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Comment: Re:What *some* people wanted the iPad to be... (Score 1) 401

by kayak334 (#31119306) Attached to: IdeaPad U1, What We Wanted the iPad To Be

At the risk of sounding condescending and snobby...

I really think that people are not able to envision the future use of the iPad, which causes them to not like it. Right now in their brains it doesn't do what they want it to do, and they aren't sure what it even does.

I think, given some time, it will become more clear that it is a "game-changing" device for the future of computing.

I realize I'm in the super-minority here and sound like a fanboy (I actually gave away the only Mac i've ever purchased, to my sister, but I do have an iPhone). I also think that giving people "more of the same" is exactly what we don't need.

Again, I'm not saying anyone is "stupid" or something ridiculous like that, or that i'm some sort of visionary. I honestly just think it's a matter of the product getting into the hands of people before they actually like it.

Comment: What *some* people wanted the iPad to be... (Score 1) 401

by kayak334 (#31118614) Attached to: IdeaPad U1, What We Wanted the iPad To Be
I don't know about you, but a netbook that turns into a tablet is about the last thing I wanted the iPad to be. Do i want a more clumsy way of doing things I already (don't) do on a netbook? Not really. I want a paradigm shift in the way we use computers. The Lenovo device to me, looks like more of the same, with a worse way of doing it. The iPad looks like something we haven't really thought of on this scale. So, in conclusion, the iPad is what I wanted the iPad to be.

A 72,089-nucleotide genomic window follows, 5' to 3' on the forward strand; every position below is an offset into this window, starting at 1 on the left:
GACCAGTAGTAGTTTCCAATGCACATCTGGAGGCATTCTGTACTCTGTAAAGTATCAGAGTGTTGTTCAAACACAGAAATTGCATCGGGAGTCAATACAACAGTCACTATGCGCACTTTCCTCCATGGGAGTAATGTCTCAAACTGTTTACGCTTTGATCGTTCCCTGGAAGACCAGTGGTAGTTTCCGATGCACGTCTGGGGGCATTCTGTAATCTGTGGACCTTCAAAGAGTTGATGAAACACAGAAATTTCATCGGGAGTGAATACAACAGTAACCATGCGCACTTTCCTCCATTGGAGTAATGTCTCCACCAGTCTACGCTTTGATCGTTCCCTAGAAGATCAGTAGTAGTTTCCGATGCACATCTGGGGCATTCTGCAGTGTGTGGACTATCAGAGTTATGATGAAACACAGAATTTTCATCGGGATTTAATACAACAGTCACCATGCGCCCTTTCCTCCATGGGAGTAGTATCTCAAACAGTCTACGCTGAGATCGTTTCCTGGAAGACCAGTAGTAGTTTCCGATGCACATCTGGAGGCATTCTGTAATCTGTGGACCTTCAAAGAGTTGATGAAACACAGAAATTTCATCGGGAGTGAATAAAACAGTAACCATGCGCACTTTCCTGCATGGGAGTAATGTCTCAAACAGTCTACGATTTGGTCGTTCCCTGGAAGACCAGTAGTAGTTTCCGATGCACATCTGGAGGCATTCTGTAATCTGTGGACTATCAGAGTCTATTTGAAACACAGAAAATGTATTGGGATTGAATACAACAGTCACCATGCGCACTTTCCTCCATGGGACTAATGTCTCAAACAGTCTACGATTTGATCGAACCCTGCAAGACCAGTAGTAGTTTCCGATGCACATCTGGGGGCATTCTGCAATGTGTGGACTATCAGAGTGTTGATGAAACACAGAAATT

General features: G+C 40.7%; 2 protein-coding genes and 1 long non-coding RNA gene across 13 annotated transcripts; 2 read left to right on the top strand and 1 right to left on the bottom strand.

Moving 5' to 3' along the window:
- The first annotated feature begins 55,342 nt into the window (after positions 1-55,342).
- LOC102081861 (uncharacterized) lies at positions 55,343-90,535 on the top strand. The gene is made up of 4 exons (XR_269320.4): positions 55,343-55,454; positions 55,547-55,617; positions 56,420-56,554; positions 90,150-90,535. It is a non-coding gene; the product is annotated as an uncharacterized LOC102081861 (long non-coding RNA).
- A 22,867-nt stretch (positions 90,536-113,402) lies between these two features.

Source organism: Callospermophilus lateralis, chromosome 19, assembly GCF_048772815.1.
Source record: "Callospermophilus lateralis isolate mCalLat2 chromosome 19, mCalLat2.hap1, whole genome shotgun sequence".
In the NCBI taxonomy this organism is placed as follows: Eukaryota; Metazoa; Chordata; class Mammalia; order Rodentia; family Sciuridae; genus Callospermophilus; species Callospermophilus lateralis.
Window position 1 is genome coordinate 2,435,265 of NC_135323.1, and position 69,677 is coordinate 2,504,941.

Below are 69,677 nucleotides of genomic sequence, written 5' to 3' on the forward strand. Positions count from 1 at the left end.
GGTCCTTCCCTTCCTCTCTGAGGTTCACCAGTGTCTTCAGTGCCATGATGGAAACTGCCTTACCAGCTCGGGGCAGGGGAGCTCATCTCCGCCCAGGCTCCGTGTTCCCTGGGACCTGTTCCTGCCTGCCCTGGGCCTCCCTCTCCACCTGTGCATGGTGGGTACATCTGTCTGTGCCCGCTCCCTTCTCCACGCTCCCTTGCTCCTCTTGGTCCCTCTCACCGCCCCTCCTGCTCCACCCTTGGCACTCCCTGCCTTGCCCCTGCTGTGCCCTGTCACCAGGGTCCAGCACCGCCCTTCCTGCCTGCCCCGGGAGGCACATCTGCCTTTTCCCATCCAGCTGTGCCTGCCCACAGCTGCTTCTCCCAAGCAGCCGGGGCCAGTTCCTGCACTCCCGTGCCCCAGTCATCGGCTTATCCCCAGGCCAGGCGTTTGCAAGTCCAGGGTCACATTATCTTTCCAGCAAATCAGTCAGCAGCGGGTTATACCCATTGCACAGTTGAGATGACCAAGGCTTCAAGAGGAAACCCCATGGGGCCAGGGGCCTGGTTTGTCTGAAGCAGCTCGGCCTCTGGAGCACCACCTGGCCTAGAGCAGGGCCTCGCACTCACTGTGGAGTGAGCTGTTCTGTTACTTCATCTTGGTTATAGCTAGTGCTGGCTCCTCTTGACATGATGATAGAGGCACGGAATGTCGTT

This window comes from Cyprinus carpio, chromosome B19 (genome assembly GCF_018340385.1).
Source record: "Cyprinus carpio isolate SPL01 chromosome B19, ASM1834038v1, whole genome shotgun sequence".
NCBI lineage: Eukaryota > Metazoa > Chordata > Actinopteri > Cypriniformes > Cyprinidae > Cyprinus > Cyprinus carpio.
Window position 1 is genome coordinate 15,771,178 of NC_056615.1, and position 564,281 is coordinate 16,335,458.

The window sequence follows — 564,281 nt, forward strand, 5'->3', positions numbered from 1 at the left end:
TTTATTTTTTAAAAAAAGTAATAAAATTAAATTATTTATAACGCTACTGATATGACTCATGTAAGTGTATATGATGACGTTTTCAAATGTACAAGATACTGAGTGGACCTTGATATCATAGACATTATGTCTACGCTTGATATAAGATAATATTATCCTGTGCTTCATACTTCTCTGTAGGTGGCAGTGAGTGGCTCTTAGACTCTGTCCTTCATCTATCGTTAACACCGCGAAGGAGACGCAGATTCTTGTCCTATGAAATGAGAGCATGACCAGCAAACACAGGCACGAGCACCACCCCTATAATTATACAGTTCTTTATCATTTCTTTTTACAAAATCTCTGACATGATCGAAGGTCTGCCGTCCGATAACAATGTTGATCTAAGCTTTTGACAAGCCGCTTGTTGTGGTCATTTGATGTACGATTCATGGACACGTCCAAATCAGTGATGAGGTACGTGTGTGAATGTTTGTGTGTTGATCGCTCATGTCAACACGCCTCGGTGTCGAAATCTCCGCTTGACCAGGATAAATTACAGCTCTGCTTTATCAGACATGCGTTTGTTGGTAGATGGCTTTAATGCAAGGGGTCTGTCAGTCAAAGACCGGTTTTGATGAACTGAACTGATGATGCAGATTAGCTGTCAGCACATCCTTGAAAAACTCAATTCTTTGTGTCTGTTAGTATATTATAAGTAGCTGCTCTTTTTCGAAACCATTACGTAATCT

Comment: Re:Why should I care? (Score 1, Flamebait) 375

by kayak334 (#31055060) Attached to: Silicon Valley VCs and the Gender Gap

By and large, it's just a bunch of white guys hiring their friends into ridiculously high paying jobs with no skills other than being good at socializing with other white guys. Sorry about the egregiousness, but somebody had to say it.

Comments like this really don't help anything. Not only is your comment highly untrue, but it demonstrates a level of jealousy and personal issues that we really aren't interested in discussing.

If you think that these ridiculously high paying jobs require no skills and nothing other than a buddy from the tennis club downtown, then why aren't you doing that? Many of these jobs require skills that you may consider "talent-less", but unless you are able to do them, the demand for those talents becomes higher. And lets face it, you can't do them. The job responsibilities of these individuals require a high level of skill and talent to succeed in a competitive market like technology.

Basically, you're commenting from the talent-less pool of individuals who think they are being oppressed by some "good ole boys club" and can't do anything about it. You're free to think that, but you might want to aim higher.

Sorry for the egregiousness, but somebody had to say it (again).

Comment: On-site part-time (Score 1) 730

by kayak334 (#29059093) Attached to: Why Should I Trust My Network Administrator?
Not sure why everyone here is attacking the guy. There are plenty of companies that will do on-site IT support for a certain amount of time each week. He could have on-site personnel at a fraction of the cost of a full-time employee. I know because I work for a firm that provides exactly this service.

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